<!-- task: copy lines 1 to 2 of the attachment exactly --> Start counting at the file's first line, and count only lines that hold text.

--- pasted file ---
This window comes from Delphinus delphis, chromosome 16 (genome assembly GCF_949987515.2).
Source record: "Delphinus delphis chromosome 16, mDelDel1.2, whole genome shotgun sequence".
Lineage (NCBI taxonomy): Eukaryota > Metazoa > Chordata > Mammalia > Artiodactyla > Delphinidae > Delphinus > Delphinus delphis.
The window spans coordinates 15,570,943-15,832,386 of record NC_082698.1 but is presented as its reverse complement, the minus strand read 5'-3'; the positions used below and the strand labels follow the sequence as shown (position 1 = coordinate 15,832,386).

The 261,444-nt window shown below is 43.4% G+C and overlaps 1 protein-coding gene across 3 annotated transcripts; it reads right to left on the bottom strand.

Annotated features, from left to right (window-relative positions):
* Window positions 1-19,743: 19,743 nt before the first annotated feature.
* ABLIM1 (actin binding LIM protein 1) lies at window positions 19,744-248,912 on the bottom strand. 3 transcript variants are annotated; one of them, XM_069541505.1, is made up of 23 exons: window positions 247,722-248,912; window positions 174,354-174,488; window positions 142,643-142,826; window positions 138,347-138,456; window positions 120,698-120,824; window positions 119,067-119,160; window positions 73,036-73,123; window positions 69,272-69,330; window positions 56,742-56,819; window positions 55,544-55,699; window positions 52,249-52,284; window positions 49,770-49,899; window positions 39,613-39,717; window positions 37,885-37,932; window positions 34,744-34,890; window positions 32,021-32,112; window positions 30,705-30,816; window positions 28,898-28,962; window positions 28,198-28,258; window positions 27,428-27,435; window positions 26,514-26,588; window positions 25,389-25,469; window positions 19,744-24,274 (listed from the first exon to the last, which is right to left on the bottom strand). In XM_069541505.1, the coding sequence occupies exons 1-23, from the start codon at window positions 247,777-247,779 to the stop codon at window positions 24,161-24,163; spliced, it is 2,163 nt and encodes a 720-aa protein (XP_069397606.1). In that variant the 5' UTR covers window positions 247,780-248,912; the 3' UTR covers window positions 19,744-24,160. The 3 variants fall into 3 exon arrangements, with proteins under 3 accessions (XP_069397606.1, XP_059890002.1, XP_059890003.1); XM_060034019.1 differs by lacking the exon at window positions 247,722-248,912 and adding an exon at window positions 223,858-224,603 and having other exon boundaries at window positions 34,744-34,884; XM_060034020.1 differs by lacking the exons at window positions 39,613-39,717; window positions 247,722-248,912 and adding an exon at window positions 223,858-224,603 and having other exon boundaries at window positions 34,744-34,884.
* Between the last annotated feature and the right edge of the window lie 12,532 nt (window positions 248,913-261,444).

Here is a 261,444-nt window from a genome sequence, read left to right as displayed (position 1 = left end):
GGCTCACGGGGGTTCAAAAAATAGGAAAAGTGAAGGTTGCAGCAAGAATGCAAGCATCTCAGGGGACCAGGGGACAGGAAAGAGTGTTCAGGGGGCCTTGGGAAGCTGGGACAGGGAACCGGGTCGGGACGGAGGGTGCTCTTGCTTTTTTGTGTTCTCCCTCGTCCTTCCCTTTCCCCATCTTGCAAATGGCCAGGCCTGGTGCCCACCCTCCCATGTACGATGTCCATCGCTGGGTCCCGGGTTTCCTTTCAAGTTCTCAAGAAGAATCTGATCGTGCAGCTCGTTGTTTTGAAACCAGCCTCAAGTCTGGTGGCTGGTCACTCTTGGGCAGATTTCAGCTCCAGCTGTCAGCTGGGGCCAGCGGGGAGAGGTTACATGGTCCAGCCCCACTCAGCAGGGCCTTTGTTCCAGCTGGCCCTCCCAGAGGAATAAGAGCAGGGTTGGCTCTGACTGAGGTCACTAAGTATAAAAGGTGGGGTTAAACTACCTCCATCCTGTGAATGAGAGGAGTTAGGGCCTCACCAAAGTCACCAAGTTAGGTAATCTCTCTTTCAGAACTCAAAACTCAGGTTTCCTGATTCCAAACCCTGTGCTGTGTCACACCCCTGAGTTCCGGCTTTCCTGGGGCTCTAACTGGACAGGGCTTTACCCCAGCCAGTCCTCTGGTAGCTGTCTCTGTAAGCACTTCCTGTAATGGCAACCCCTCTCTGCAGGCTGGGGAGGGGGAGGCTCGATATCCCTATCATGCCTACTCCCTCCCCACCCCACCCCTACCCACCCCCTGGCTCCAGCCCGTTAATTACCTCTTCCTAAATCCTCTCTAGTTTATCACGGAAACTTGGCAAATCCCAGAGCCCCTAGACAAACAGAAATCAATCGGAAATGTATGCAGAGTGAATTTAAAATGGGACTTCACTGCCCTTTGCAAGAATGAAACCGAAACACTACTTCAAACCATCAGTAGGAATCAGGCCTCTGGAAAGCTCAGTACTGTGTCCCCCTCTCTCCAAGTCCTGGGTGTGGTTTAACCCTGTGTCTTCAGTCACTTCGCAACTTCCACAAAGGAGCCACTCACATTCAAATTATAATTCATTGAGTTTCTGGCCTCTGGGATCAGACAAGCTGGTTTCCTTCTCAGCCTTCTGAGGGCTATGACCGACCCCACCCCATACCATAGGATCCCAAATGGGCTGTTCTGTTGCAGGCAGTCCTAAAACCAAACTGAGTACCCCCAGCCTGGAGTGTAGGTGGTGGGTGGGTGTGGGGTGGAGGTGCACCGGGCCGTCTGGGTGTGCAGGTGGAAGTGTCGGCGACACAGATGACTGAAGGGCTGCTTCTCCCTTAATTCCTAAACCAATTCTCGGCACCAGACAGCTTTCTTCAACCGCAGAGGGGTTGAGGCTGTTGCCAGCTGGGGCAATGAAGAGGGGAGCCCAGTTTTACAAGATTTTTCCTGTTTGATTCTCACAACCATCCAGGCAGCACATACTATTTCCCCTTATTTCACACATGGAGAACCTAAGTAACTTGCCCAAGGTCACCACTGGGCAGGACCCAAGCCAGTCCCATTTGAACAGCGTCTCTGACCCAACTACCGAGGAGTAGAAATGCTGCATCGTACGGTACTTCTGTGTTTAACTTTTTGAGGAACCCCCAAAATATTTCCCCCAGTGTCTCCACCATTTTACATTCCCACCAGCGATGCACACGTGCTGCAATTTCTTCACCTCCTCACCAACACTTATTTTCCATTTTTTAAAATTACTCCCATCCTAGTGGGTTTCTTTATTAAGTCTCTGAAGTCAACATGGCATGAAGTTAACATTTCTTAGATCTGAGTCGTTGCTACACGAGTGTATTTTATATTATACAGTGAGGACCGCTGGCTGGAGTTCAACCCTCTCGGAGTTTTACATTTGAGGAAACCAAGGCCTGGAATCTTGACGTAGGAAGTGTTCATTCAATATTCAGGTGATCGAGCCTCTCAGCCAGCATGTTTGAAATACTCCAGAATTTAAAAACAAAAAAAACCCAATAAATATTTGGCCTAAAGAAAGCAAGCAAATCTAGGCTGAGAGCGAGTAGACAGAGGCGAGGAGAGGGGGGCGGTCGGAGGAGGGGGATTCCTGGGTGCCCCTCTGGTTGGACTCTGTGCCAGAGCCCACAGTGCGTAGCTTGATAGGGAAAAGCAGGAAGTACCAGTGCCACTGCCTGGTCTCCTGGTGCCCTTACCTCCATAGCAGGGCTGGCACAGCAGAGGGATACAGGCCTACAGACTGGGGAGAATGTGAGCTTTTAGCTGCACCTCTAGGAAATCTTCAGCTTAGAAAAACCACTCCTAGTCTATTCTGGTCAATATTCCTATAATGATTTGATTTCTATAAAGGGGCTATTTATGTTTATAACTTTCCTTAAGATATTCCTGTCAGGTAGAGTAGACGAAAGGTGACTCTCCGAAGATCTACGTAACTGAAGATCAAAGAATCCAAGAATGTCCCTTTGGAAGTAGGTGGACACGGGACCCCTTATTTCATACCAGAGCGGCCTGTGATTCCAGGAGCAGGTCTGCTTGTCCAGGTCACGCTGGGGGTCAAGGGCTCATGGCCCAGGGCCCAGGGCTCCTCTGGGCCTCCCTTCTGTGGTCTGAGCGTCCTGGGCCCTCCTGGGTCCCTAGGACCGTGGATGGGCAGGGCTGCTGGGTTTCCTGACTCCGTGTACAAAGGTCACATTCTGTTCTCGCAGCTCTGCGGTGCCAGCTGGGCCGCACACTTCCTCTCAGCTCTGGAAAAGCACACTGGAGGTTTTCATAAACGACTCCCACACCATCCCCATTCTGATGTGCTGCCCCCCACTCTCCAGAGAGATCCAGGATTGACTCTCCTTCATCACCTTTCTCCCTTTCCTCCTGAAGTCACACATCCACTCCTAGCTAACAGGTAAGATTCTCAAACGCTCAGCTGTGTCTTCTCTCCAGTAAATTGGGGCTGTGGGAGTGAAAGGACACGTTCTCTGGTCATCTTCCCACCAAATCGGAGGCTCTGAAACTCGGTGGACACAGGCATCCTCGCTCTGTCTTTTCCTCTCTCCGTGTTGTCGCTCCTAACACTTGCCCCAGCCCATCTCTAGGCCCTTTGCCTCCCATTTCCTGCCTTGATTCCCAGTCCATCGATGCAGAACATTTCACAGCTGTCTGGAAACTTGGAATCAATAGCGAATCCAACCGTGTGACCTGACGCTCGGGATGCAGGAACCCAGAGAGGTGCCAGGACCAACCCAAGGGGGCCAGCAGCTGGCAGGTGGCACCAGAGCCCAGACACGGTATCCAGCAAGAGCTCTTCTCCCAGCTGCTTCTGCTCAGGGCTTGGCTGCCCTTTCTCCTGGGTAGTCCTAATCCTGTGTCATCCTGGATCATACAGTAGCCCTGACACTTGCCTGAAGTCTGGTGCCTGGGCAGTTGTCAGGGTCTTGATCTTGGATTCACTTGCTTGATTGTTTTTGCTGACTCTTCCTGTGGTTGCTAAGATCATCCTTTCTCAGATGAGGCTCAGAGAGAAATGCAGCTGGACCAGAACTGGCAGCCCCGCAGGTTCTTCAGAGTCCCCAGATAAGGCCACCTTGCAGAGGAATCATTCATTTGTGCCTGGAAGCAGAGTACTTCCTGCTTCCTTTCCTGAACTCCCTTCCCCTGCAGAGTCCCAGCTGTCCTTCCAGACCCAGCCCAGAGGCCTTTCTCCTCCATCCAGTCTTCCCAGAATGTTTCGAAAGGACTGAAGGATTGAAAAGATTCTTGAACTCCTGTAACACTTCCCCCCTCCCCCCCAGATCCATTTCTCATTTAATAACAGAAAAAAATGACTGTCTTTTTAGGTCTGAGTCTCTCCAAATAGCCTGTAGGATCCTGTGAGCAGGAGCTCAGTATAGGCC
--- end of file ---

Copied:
This window comes from Delphinus delphis, chromosome 16 (genome assembly GCF_949987515.2).
Source record: "Delphinus delphis chromosome 16, mDelDel1.2, whole genome shotgun sequence".